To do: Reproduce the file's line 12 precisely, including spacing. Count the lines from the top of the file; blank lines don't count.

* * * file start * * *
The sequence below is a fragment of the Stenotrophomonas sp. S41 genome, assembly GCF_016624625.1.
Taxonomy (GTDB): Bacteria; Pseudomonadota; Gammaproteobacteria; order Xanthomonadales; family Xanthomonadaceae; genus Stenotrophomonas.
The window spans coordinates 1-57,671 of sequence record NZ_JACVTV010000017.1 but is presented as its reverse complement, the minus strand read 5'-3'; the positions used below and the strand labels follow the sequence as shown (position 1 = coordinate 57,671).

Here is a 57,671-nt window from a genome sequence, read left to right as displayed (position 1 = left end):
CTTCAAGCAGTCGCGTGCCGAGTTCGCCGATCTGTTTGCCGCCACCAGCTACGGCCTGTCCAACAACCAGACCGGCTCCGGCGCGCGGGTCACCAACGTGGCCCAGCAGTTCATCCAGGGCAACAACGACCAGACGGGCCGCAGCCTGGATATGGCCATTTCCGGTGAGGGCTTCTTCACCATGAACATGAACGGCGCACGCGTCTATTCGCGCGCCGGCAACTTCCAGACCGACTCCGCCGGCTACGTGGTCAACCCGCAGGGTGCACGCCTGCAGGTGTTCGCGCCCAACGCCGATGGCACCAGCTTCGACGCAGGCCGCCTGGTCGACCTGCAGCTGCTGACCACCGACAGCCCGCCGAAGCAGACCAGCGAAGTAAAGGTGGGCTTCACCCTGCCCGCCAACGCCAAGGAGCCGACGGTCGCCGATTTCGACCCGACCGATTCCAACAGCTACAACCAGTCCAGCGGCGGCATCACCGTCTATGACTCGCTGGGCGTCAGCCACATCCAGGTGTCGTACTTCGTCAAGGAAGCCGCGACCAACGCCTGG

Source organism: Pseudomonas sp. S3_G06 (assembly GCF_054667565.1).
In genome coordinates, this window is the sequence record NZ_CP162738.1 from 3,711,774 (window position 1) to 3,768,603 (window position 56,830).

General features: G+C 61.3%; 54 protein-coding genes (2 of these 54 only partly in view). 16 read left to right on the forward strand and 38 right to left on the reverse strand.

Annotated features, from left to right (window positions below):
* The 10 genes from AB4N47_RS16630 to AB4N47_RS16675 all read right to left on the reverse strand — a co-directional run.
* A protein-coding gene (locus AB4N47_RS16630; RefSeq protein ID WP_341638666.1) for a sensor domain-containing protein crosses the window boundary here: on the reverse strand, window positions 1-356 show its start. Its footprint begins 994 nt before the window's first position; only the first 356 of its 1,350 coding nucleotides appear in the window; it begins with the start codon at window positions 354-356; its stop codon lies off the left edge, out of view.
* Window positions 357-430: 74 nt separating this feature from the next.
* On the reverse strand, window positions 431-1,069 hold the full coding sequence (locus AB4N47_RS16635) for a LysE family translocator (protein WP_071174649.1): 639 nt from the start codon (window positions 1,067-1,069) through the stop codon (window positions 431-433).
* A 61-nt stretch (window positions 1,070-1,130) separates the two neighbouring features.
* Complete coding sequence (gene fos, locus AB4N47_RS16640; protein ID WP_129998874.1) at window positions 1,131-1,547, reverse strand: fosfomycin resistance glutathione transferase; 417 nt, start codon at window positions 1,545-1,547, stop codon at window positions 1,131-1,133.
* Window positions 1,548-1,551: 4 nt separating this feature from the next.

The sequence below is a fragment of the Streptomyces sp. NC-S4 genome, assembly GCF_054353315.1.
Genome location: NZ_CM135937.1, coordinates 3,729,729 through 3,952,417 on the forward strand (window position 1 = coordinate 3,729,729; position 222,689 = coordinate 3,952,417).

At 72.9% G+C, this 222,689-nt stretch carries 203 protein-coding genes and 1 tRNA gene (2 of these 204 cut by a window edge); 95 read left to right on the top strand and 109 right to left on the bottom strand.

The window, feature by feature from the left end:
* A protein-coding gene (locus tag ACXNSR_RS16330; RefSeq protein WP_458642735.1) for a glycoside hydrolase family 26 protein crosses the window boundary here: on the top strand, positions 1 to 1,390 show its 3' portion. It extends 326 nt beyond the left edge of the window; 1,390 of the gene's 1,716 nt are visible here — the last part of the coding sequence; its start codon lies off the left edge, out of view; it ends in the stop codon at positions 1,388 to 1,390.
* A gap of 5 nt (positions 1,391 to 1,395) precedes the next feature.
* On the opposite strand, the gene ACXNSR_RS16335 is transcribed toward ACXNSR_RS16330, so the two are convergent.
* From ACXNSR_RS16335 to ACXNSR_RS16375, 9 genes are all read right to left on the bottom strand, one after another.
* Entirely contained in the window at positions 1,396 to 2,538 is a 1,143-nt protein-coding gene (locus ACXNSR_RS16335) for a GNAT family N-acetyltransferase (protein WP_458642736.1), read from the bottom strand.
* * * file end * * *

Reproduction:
* Window positions 357-430: 74 nt separating this feature from the next.